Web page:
News & Views

HIAS Pennsylvania’s 2021 Wish List for Immigrants in Pennsylvania

A new year, new administration, and three key proposals will bring new hope for immigrants in Greater Philadelphia

December 28, 2020 — HIAS Pennsylvania, a Philadelphia-based nonprofit serving low-income and at-risk immigrants and refugees, has developed a wish list of three concrete proposals that, if supported by local legislators and community members, will vastly strengthen the rights of the immigrant community in the Greater Philadelphia region. By making our local community a more welcoming place for immigrants, we create a healthier, safer, and economically stronger place for all Americans. Here is HIAS Pennsylvania’s wish list of changes for immigrants in Philadelphia in 2021:

  1. Representation for immigrants in detention. Immigrants in detention are the only incarcerated individuals not eligible for a state-funded lawyer. The Pennsylvania Immigrant Family Unity Project (PAIFUP) works to change this.
    • SPECIFIC GOAL: Government-funded counsel for immigrants in detention.
    • WHY: Immigrants’ liberties — and lives — are at stake in immigration proceedings, yet they have no access to representation. This violates Gideon v. Wainwright, 372 US 335 (1963), which entitles incarcerated individuals to government-funded representation on the basis that their liberty is at stake.
  2. Improved language access for immigrants: Healthcare. In order for immigrants to access treatment for COVID-19 and vaccines, they need interpretation at healthcare provider locations. Although legally mandated, many providers – particularly pharmacies – do not provide the interpretation immigrants need.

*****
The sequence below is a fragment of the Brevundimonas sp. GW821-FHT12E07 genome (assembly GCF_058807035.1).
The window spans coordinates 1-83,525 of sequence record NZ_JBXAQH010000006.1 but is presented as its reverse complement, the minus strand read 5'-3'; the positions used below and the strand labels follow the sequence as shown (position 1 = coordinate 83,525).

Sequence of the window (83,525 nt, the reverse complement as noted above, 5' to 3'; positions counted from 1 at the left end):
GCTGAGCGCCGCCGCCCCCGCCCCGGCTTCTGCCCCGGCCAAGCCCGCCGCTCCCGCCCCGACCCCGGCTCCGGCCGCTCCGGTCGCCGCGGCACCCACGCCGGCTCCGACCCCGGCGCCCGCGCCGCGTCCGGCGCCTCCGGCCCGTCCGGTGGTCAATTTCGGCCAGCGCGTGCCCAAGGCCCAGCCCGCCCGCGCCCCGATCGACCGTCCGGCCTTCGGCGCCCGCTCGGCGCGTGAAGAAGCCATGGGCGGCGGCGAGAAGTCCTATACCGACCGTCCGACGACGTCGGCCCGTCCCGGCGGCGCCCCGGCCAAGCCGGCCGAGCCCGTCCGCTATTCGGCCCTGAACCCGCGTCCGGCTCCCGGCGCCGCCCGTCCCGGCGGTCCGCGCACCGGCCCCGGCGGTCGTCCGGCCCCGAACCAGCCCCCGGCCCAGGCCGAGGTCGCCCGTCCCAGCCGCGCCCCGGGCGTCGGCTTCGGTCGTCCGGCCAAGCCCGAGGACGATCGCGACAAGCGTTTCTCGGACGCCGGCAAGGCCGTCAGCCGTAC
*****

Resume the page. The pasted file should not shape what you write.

• SPECIFIC GOAL: To ensure that all pharmacies in the Greater Philadelphia region provide interpretation when requested. A third-party service can be easily obtained by pharmacies and made available to clients.
    • WHY: Pharmacies are and will continue to be important sites for medical support during the COVID-19 pandemic, including for vaccine distribution. They need to be accessible to immigrants.
  3. Improved language access for immigrants: Schools. As education moved virtual, the lack of language access caused students to be left behind.
    • SPECIFIC GOAL: For the Philadelphia School District to hire a Swahili-speaking Bilingual Counseling Assistant (BCA).
    • WHY: Black Immigrants are underserved by the District, and Swahili-speaking students – who reside in Philadelphia in much larger numbers than are currently being counted by the School District’s counting system – need support.

Over the past four years, immigration advocates like HIAS Pennsylvania have defended the local immigrant community in the face of ethnically-motivated travel bans, family separation, inhumane asylum policies, and other rule changes that have frightened and demonized immigrants, including long standing residents and those with a lawful right to live and work in our communities. However, with the new administration, there are many opportunities for positive action for immigrants and change at all levels (see needed federal actions here). There is much work still to be done, as these changes will not be automatic, and will require the backing of local government. To learn more about how you can support these proposals to strengthen our community, visit https://hiaspa.org/mlk-day-2021-recap/.